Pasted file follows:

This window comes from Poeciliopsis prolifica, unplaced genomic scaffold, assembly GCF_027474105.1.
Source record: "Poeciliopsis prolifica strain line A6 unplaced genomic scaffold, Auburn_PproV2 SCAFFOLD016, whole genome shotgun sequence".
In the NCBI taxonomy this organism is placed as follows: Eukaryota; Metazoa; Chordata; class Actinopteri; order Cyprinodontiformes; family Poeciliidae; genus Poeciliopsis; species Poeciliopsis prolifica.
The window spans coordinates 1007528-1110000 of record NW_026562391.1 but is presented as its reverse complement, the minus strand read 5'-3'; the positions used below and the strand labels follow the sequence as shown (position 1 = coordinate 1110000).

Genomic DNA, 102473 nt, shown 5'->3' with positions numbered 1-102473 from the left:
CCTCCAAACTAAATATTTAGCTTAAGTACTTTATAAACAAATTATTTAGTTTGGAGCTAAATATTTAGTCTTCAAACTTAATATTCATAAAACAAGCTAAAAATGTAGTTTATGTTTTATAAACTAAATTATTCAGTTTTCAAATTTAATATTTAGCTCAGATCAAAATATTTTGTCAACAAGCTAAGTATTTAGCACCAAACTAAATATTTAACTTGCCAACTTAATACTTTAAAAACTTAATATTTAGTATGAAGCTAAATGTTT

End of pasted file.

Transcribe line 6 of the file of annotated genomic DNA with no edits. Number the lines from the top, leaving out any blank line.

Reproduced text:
CCTCCAAACTAAATATTTAGCTTAAGTACTTTATAAACAAATTATTTAGTTTGGAGCTAAATATTTAGTCTTCAAACTTAATATTCATAAAACAAGCTAAAAATGTAGTTTATGTTTTATAAACTAAATTATTCAGTTTTCAAATTTAATATTTAGCTCAGATCAAAATATTTTGTCAACAAGCTAAGTATTTAGCACCAAACTAAATATTTAACTTGCCAACTTAATACTTTAAAAACTTAATATTTAGTATGAAGCTAAATGTTT